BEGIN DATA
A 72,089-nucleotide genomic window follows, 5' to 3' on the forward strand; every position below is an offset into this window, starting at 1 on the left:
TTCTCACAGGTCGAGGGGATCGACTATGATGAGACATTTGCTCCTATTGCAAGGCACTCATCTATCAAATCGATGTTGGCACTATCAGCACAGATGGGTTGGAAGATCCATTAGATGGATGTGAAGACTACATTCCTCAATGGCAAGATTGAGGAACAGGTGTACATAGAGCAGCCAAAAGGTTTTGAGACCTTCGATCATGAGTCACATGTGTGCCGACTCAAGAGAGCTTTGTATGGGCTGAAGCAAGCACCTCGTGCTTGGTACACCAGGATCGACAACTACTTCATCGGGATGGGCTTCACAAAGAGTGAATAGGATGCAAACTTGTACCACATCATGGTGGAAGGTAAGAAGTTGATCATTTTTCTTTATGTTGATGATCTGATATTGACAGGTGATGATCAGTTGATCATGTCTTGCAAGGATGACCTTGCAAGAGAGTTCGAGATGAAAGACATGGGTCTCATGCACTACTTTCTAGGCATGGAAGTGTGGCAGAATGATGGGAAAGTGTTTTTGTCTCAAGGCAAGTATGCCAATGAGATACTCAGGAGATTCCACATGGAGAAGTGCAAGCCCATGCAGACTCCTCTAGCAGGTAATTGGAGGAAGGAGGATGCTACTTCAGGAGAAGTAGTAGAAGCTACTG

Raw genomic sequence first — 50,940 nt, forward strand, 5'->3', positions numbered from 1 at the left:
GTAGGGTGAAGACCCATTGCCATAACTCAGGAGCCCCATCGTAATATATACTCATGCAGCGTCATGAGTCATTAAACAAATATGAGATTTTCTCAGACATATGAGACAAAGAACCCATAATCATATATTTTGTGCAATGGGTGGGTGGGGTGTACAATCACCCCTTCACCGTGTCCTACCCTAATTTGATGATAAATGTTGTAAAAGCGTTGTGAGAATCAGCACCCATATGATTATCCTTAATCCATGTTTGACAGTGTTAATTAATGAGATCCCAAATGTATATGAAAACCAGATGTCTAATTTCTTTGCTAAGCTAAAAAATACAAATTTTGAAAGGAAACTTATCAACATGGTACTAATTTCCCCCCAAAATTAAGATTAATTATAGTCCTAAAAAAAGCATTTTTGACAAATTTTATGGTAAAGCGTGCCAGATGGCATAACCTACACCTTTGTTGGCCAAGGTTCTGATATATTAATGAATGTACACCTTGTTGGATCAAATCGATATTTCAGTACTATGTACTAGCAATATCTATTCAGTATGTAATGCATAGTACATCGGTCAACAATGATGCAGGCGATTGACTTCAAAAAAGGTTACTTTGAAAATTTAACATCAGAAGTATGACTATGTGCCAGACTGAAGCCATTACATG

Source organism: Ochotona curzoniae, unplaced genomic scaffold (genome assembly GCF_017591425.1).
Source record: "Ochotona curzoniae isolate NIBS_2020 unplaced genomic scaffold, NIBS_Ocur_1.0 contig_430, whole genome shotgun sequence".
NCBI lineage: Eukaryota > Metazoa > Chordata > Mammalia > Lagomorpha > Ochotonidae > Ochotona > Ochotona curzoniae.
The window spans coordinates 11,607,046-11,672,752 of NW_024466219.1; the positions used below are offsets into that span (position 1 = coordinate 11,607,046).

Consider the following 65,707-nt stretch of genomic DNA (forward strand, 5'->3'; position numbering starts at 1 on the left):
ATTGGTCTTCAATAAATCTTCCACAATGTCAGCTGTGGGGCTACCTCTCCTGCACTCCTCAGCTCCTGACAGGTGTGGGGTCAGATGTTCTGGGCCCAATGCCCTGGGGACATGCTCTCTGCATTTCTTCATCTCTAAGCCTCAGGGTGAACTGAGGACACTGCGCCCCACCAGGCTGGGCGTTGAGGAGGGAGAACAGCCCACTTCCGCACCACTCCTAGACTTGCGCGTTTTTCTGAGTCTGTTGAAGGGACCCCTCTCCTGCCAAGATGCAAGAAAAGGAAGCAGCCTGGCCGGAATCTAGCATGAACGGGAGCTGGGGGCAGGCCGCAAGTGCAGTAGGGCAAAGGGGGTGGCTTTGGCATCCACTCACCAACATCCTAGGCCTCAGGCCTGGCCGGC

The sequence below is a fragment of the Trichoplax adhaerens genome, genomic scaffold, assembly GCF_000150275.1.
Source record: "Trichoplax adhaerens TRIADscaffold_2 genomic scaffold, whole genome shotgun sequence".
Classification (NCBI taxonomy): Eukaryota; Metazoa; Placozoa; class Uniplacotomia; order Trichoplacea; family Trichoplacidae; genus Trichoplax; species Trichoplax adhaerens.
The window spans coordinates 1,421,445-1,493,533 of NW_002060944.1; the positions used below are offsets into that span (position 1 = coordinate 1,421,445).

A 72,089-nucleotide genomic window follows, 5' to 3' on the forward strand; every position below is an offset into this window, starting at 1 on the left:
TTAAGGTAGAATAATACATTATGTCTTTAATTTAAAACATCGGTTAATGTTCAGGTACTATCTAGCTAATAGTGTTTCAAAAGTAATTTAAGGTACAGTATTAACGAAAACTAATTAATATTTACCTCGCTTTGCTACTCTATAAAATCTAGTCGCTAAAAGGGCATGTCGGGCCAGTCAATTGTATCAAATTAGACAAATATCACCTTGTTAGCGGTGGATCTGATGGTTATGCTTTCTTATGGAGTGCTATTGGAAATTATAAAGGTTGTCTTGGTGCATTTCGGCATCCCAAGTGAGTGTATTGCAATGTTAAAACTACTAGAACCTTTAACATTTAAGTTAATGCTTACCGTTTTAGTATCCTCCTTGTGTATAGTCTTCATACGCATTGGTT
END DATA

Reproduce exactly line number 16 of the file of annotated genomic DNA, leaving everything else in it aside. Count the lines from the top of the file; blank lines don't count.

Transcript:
TTAAGGTAGAATAATACATTATGTCTTTAATTTAAAACATCGGTTAATGTTCAGGTACTATCTAGCTAATAGTGTTTCAAAAGTAATTTAAGGTACAGTATTAACGAAAACTAATTAATATTTACCTCGCTTTGCTACTCTATAAAATCTAGTCGCTAAAAGGGCATGTCGGGCCAGTCAATTGTATCAAATTAGACAAATATCACCTTGTTAGCGGTGGATCTGATGGTTATGCTTTCTTATGGAGTGCTATTGGAAATTATAAAGGTTGTCTTGGTGCATTTCGGCATCCCAAGTGAGTGTATTGCAATGTTAAAACTACTAGAACCTTTAACATTTAAGTTAATGCTTACCGTTTTAGTATCCTCCTTGTGTATAGTCTTCATACGCATTGGTT